The broad, long-term objective of the research is to develop a biosensor platform that can be adapted to detection of a wide variety of pathogens, toxins, and biological molecules. The immediate application is to cryptosporidium, a protozoan that is a common, naturally occurring contaminant of public water supplies. It is also a potential bio-terror agent that could cause serious illness with many deaths among the elderly, infants, and immunocompromised individuals.<P> The project aims specifically to identify DNA 'c-probe' sequences from pools of billions or trillions of candidates that have high affinity for cryptosporidium and adapting the high affinity binding sequnces into a fluorescent biosensor. A protocol is described that should allow efficient discovery of these sequences within days, as opposed to the current practice that often requires months of effort by skilled practitioners. <P> Development of a high throughput screening method that is much faster and more versatile than the existing methods, coupled with novel pyrosequencing technology will be key in the excution of the proposal's main objectives.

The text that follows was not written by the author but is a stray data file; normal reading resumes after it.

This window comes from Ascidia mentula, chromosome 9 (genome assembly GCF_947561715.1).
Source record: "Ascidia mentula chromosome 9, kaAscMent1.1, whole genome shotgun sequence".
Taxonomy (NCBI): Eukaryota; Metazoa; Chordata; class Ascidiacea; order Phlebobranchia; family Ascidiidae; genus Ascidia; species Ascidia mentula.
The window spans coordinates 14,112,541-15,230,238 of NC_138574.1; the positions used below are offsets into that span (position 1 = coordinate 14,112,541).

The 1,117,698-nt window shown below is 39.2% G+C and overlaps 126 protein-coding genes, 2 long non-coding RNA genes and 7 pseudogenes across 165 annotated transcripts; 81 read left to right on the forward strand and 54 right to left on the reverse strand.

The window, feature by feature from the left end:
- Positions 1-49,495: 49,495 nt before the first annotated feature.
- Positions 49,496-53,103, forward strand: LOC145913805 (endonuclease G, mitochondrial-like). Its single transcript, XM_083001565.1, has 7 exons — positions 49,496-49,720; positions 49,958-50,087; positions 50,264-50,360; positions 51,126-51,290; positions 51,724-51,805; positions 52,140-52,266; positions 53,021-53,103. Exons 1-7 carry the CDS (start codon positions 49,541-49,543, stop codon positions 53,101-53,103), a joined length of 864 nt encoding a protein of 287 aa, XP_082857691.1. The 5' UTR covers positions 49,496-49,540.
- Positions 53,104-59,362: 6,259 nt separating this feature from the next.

For additional information, including history, sub-projects, results and publications, if available, visit the <a href="http://projectreporter.nih.gov/project_info_details.cfm?aid=7546051" target="blank">Project Information web page</a> at the National Institutes of Health Research Portfolio Online Reporting Tool (RePORTER) database.